Google’s parent company Alphabet (and its X Division, a.k.a. the “Moonshot Factory”) is moving forward with Project Loon, the bold plan to work with telecommunications companies to offer internet connectivity to remote areas, using solar-powered balloons floating in the stratosphere, and taking it from research project to commercial platform.
Previously, Project Loon was just a research project, but the company officially announced that it would become a commercial platform in the near future. Alphabet announced this week that it has hired ViaSat’s Tom Moore to serve as Project Loon’s general manager starting in mid-September. Moore will also become a vice president at X, the Alphabet company devoted to “moonshots” like self-driving cars and the Project Wing drone delivery service.
Project Loon will work by using a network of balloons capable of beaming internet connectivity down to people in remote areas like Sri Lanka or rural areas where wired internet isn’t yet available. The balloons are being tested somewhere in the Nevada desert.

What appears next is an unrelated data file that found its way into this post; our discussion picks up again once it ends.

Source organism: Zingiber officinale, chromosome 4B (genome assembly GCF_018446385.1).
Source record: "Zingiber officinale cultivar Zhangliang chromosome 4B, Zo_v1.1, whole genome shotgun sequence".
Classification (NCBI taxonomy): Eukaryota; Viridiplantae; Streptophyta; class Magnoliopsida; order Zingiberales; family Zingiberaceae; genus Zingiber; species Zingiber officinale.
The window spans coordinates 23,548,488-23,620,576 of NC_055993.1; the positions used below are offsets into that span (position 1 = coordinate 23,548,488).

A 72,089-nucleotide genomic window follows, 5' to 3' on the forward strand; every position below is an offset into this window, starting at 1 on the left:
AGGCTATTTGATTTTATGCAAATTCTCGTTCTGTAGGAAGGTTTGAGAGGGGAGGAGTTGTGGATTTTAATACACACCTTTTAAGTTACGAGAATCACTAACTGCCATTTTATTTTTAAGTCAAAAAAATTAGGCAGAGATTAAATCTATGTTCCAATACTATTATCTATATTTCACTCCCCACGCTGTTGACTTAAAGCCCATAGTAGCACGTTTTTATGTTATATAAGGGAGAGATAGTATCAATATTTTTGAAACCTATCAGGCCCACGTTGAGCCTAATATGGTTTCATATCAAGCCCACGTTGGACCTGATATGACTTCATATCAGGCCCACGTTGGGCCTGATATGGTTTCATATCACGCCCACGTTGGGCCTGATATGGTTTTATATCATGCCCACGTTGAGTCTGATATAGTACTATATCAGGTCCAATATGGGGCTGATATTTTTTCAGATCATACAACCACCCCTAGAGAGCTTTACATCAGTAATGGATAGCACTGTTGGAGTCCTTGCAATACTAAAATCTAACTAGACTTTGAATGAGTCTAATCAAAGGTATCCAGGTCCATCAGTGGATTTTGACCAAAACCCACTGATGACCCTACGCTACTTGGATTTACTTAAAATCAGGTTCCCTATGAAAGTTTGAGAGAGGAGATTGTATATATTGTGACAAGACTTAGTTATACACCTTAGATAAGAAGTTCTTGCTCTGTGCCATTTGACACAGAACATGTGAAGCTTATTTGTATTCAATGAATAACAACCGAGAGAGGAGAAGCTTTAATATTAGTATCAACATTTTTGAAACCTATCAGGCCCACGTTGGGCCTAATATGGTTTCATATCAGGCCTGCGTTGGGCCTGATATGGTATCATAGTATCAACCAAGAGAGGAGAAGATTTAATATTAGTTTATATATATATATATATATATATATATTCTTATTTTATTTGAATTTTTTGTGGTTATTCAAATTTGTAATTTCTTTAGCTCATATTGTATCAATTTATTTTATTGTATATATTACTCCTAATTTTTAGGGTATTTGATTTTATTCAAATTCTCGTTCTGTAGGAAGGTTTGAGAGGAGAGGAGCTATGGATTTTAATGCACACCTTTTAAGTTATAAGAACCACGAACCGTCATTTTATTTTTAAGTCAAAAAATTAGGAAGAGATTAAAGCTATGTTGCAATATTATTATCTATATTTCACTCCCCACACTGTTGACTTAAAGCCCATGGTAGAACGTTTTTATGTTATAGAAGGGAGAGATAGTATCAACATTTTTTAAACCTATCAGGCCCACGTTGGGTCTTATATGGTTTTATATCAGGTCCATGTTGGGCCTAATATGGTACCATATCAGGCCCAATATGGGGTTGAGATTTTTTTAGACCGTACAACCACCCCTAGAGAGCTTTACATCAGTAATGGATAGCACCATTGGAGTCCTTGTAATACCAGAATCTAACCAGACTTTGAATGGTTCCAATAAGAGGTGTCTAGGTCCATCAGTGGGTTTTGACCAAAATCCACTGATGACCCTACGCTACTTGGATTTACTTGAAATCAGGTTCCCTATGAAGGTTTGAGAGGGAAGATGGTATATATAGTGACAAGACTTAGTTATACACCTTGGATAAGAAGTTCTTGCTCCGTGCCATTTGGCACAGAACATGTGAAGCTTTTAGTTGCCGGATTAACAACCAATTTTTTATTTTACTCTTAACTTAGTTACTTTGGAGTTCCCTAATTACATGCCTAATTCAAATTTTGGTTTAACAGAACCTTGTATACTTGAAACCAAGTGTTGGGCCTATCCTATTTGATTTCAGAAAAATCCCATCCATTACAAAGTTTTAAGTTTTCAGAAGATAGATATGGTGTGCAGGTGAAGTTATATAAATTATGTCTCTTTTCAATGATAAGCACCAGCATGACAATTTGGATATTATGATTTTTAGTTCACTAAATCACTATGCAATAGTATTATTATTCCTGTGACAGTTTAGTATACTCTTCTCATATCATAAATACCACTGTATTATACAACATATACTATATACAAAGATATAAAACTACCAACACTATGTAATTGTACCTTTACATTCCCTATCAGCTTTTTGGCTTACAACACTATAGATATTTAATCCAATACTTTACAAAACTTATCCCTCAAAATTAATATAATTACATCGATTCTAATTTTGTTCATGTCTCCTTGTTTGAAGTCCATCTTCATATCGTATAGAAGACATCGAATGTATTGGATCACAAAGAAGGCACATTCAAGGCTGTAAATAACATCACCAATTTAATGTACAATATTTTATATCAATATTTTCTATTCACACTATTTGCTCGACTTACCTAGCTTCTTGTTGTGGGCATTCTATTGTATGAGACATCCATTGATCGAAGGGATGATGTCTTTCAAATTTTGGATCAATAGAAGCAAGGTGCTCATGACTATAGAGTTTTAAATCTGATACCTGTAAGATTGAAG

Project Loon is part of the race to make the future of internet access a little weird. Facebook’s Aquila, a solar-powered drone that will also deliver internet access to remote areas is another frontrunner in the competition, with the victor receiving access to previously untapped markets from around the world.
Winning that race — and making sure these balloons don’t come crashing to earth, either literally or figuratively — will require experience. That’s why Moore has been brought on. “Under Mike’s scrappy, entrepreneurial leadership, Loon moved from science project to viable venture, and Tom’s valuable industry experience will help launch us into the commercial stage of this moonshot.”